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How a Clean Energy Standard Works: An Interview with Anthony Paul

Anthony Paul

In last year’s State of the Union address, President Obama called for a clean energy standard (CES), a policy that imposes a national minimum level of electricity generation that comes from clean energy. The idea has been proposed in various forms since 2010 and is similar to how existing renewable performance standards work in many states. The difference with a CES is that nonrenewable but relatively clean technologies—most notably natural gas—can count toward the goal. Nathan Richardson, an RFF resident scholar and managing editor of Common Resources, talked with RFF Center for Climate and Electricity Policy​ Fellow Anthony Paul about the mechanics, costs, benefits, and viability of such a policy, most recently introduced by Senator Jeff Bingaman (D-NM) in March 2012.

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Nathan Richardson: Can you describe the clean energy standard as it was proposed by Senator Bingaman?

Anthony Paul: The clean energy standard, known as the CES, would set a floor on the fraction of total electricity production that has to come from clean energy. The floor would start at 24 percent in 2015 and rise by 3 percent per year up to 84 percent in 2035. The definition of clean energy is contingent upon the emissions rate of each generator in the country. The benchmark level is 0.82 metric tons of carbon dioxide per megawatt hour of electricity production. A lower rate is a cleaner generator: renewables have a zero emissions rate, and coal plants tend to have a rate substantially above 0.82. In fact, 0.82 is a level approximately equal to what a brand-new, hyperefficient coal boiler would have. That’s more efficient than almost or maybe all the existing coal plants out there now.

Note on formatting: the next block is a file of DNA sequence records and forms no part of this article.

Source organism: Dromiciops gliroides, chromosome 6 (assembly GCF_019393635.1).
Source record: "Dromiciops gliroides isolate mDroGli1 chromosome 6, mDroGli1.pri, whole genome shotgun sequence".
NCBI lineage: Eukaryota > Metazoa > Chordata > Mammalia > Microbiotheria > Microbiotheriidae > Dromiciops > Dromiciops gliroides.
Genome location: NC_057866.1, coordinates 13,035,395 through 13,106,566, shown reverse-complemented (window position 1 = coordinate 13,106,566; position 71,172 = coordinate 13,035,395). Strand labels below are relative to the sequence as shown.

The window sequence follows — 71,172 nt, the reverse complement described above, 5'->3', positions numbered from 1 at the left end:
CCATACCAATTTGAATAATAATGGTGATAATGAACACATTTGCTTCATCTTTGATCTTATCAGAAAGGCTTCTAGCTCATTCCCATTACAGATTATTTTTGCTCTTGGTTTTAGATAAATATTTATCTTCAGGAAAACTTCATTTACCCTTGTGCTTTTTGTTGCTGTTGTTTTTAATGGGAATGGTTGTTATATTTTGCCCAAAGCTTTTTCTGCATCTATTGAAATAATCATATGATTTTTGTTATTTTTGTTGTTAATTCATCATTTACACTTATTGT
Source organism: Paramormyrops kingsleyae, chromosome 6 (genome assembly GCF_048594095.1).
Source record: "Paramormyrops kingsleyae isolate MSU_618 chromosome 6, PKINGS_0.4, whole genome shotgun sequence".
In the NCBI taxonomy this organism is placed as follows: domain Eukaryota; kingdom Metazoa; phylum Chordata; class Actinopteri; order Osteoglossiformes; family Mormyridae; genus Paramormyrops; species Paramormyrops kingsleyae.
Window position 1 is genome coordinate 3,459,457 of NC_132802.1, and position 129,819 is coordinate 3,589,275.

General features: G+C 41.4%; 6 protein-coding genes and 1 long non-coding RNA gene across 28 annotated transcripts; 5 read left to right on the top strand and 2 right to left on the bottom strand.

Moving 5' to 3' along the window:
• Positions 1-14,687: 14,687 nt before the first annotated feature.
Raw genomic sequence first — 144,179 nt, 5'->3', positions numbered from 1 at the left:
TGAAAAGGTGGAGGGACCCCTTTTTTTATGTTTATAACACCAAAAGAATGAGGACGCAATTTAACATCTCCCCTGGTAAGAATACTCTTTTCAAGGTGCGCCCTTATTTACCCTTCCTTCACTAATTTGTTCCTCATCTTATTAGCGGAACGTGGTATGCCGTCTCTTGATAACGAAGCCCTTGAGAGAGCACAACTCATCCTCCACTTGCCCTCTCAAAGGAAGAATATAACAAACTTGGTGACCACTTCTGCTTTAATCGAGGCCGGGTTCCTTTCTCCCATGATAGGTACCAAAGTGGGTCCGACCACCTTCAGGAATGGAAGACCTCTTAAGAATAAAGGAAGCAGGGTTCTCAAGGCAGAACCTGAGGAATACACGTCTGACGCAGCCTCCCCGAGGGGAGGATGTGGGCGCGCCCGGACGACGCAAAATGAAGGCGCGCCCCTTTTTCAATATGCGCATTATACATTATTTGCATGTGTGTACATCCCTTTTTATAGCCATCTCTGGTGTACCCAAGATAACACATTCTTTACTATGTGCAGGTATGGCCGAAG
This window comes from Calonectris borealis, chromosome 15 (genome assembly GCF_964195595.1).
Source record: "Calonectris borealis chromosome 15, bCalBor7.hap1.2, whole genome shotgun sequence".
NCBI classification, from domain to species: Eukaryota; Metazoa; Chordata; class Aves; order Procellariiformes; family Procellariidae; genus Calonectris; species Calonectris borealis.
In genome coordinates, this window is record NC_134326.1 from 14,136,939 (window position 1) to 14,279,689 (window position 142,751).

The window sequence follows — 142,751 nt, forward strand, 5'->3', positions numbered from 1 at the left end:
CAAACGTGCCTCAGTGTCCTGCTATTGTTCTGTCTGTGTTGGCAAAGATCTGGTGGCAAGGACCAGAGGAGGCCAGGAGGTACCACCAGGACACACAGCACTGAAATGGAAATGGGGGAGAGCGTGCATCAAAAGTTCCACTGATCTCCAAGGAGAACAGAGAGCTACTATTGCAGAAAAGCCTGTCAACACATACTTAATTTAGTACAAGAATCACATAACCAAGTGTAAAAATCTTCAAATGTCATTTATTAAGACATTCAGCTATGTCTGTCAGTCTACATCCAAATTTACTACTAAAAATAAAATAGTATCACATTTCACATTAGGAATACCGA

Richardson: How does it work in practice?

Paul: The program creates tradable credits. The rate at which credits are generated for production of electricity is relative to 0.82. If you have a rate of emissions of, say, 0.41, then you would generate half a credit for each megawatt hour of production. If you have a rate of 0, you generate a full credit. And if you have a rate of 0.82 or above, you would generate no credits.

Richardson: Who has to comply, and how do they do it?

Paul: The entities that have to be in compliance with this are the electricity retailers—local utilities that distribute power to customers. In 2015, if you are a local utility and you sell 5 million megawatt hours of power to your customers, then you will have to acquire credits equal to 24 percent of the 5 million hours that you sold. These credits are tradable, and they are separate from megawatt hours. You could be a utility that buys all of your power from coal generators, and you would then have to buy the credits from another utility somewhere in the country. You are not required to have renewables yourself, you just must have the credits.

Richardson: Around 30 states have renewable portfolio standards (RPSs) that require a fraction of electricity to come from renewable sources. Many will be quite stringent as they unfold over the next few decades. How does the CES compare and interact with state RPSs?

Paul: With an RPS, there is no emissions rate threshold; it’s much simpler. It’s just technology based—for each megawatt hour of production, renewables like wind, solar, biomass, and geothermal earn a renewable energy credit (REC). There’s a percentage target like under the CES, but the credits are just generated by renewables.